Open Door, the MS Trust's free quarterly newsletter is available both by post and by email. It contains information on all the publications and support that the MS Trust provides, articles on a wide range of topics written by health professionals and people with MS as well as news about MS and recent research. Sign up for Open Door here or call us on 0800 032 38 39 or 01462 476700

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Assessment tools

Dicianno BE, Mahajan H, Cooper RA.
Advanced joystick algorithms for computer access tasks.
PM R. 2015 Jan 13. [Epub ahead of print]
abstract

LeBouthillier DM, Thibodeau MA, Alberts NM, et al.
Do people with and without medical conditions respond similarly to the short health anxiety inventory? An assessment of differential item functioning using item response theory.
J Psychosom Res. 2015 Jan 2. [Epub ahead of print]
abstract

Moore F, Vickrey B, Fortin K, et al.
Two multiple sclerosis quality-of-life measures: comparison in a national sample.
Can J Neurol Sci. 2015 Jan 14:1-9. [Epub ahead of print]
abstract

Patten SB, Burton JM, Fiest KM, et al.
Validity of four screening scales for major depression in MS.
Mult Scler. 2015 Jan 12. [Epub ahead of print]
abstract

Settle JR, Robinson SA, Kane R, et al.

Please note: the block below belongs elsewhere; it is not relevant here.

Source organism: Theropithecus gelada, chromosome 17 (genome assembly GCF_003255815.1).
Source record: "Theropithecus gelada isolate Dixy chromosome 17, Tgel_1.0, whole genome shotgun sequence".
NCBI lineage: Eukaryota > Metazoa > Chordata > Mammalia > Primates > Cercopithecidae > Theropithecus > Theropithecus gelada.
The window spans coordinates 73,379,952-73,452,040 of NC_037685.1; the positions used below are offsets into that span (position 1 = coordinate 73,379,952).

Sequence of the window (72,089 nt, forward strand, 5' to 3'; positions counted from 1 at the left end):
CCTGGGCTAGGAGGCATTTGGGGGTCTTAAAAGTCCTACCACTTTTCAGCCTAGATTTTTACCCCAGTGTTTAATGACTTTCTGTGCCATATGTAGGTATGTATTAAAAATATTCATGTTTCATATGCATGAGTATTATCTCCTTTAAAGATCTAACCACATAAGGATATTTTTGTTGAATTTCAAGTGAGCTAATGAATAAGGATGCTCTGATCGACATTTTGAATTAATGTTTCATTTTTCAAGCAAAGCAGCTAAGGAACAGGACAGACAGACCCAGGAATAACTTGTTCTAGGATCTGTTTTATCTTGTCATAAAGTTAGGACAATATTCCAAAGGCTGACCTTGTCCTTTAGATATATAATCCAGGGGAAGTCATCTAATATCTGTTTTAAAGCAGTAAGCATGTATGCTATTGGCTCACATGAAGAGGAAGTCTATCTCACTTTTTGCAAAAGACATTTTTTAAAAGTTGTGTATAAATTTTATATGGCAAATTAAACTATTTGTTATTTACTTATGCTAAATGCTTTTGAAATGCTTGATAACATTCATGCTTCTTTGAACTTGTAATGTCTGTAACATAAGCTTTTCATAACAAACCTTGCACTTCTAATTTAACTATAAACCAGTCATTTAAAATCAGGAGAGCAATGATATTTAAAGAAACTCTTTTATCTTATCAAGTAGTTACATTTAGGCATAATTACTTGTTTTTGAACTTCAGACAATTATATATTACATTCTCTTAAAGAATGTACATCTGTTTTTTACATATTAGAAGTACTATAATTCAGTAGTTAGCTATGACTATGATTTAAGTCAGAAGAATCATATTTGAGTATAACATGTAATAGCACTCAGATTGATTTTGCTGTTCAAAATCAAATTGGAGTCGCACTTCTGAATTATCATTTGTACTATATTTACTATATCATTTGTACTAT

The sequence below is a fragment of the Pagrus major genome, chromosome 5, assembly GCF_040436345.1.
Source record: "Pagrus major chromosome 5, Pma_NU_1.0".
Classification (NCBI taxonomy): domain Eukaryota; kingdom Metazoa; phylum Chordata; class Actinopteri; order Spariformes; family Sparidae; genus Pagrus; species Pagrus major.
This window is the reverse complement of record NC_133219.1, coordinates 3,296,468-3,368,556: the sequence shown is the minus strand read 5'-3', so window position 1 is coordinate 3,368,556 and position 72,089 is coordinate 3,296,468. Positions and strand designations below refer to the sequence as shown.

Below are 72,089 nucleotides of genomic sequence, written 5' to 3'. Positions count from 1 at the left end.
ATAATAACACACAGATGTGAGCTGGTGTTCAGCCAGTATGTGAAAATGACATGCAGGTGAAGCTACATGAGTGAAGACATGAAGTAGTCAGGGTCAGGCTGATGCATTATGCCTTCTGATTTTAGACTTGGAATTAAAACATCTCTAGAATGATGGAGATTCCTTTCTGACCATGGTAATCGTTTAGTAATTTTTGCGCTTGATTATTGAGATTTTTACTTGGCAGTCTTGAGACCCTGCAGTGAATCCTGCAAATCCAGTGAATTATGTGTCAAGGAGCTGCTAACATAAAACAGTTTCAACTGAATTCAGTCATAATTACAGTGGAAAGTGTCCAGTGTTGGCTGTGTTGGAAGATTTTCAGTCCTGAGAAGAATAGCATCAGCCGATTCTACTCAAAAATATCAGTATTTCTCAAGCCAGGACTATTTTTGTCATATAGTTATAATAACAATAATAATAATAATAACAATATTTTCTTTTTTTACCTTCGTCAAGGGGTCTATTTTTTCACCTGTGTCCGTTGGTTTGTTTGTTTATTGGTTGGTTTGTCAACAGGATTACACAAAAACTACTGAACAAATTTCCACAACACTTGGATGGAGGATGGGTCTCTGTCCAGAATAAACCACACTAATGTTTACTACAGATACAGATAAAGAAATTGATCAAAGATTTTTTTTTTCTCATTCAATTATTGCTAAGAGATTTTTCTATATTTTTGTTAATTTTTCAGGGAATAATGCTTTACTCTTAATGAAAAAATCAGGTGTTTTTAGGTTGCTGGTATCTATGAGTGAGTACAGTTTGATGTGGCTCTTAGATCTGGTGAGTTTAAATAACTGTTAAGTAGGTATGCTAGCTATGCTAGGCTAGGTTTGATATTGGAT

Remote cognitive assessments for patients with multiple sclerosis: a feasibility study.
Mult Scler. 2015 Jan 12. [Epub ahead of print]
abstract

Barrett L, Cano S, Zajicek J, et al.
Lending a hand: Can DASH items help ABILHAND improve manual ability measurement in multiple sclerosis?
Mult Scler. 2015 Jan 12. [Epub ahead of print]
abstract

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Disease modifying treatments

Pandit L, Mustafa S, Malli C, et al.
Mycophenolate mofetil in the treatment of multiple sclerosis: a preliminary report.
Neurol India. 2014 Nov-Dec;62(6):646-8.
abstract

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Epidemiology

Solaro C, Ponzio M, Moran E, et al.
The changing face of multiple sclerosis: prevalence and incidence in an aging population.
Mult Scler. 2015 Jan 12. [Epub ahead of print]
abstract

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Genetics

Fagnani C, Neale MC, Nisticò L, et al.
Twin studies in multiple sclerosis: a meta-estimation of heritability and environmentality.
Mult Scler. 2015 Jan 12. [Epub ahead of print]
abstract

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Other

Razaz N, Tremlett H, Boyce WT, et al.
Impact of parental multiple sclerosis on early childhood development: a retrospective cohort study.
Mult Scler. 2015 Jan 12. [Epub ahead of print]
abstract

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Other treatments

Melo PL, Silva MT, Martins JM, et al.
Technical developments of functional electrical stimulation to correct drop foot: sensing, actuation and control strategies.
Clin Biomech (Bristol, Avon). 2014 Nov 20. [Epub ahead of print]
abstract

Goodman AD, Bethoux F, Brown TR, et al.
Long-term safety and efficacy of dalfampridine for walking impairment in patients with multiple sclerosis: results of open-label extensions of two phase 3 clinical trials.